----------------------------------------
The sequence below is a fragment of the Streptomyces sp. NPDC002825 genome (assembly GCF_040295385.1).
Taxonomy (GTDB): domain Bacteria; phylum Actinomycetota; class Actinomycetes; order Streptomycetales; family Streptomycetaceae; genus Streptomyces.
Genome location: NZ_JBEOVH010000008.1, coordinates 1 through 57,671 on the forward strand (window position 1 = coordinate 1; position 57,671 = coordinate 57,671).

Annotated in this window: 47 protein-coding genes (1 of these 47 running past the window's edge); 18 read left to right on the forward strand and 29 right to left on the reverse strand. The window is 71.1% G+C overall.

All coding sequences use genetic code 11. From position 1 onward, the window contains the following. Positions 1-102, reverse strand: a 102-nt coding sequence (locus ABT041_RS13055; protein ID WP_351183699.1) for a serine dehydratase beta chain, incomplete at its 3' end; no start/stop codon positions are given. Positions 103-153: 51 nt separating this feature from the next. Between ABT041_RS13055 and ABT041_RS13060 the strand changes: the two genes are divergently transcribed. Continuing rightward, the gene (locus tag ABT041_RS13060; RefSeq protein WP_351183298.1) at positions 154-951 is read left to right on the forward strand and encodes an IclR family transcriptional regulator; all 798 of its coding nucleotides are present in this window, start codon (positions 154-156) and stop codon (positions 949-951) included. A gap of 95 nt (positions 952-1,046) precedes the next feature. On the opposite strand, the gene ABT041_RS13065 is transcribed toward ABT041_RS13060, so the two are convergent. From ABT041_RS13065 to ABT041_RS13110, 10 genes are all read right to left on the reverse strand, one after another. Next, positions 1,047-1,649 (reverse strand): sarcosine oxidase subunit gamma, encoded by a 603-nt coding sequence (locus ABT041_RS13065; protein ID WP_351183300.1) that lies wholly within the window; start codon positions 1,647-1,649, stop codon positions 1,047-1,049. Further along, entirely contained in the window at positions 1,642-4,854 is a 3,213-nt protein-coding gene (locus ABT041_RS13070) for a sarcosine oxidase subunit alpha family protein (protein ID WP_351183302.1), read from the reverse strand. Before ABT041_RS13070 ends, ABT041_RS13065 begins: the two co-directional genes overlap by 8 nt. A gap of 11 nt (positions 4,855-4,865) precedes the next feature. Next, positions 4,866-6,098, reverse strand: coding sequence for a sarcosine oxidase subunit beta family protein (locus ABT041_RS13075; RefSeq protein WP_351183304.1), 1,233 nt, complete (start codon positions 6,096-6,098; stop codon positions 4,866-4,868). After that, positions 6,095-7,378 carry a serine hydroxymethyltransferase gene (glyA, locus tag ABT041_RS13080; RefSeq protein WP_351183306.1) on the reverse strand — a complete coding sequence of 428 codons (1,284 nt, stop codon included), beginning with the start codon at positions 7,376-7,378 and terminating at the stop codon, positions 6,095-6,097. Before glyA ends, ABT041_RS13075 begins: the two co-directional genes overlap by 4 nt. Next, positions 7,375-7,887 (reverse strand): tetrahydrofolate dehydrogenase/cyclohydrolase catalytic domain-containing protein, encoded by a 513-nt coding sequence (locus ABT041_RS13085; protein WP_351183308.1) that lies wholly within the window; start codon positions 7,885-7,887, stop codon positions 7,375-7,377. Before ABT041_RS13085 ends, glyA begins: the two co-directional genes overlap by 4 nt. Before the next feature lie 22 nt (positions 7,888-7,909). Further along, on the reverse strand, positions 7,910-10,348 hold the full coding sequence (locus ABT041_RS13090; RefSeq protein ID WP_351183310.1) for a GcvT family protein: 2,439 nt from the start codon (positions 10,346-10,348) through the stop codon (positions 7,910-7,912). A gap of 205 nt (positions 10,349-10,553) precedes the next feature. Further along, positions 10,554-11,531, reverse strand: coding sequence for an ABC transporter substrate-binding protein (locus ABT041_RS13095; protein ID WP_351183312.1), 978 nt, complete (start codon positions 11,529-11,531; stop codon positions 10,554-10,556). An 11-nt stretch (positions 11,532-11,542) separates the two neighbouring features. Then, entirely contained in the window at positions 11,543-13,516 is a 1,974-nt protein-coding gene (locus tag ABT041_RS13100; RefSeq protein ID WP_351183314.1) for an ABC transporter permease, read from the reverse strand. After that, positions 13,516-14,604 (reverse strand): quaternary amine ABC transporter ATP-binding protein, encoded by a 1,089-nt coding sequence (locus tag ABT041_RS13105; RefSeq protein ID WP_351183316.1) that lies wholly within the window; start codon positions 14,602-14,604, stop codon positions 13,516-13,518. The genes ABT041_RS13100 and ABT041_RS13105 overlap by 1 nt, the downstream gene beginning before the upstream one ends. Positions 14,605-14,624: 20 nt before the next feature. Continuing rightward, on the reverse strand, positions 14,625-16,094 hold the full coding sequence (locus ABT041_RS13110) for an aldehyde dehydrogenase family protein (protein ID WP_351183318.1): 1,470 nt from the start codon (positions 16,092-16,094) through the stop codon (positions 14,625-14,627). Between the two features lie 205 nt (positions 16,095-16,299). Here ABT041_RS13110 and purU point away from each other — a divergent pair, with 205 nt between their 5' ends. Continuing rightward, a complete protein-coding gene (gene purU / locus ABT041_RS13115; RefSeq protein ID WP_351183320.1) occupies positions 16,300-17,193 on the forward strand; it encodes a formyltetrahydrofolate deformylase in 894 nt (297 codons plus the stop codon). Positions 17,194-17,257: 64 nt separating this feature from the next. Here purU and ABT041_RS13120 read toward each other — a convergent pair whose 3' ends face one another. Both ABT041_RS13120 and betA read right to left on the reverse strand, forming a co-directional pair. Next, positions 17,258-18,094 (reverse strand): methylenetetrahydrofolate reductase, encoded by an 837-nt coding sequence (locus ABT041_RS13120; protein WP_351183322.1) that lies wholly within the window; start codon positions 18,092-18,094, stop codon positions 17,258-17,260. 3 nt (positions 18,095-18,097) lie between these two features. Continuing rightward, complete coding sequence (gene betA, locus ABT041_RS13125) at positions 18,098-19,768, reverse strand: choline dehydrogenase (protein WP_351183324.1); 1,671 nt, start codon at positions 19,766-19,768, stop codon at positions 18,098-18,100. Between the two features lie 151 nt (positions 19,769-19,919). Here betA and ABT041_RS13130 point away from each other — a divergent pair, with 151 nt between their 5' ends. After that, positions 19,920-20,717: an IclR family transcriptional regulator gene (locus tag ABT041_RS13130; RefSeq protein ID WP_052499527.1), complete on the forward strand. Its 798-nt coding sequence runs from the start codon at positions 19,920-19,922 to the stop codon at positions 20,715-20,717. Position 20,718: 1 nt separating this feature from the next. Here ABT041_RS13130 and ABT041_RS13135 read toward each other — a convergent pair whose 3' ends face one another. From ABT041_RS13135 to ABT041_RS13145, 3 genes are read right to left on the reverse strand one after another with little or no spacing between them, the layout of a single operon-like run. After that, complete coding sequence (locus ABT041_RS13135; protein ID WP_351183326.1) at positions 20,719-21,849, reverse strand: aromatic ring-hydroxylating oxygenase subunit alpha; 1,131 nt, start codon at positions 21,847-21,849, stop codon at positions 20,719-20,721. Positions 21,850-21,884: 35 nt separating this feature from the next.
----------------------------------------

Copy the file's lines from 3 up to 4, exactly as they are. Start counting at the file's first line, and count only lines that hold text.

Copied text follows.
Genome location: NZ_JBEOVH010000008.1, coordinates 1 through 57,671 on the forward strand (window position 1 = coordinate 1; position 57,671 = coordinate 57,671).

Annotated in this window: 47 protein-coding genes (1 of these 47 running past the window's edge); 18 read left to right on the forward strand and 29 right to left on the reverse strand. The window is 71.1% G+C overall.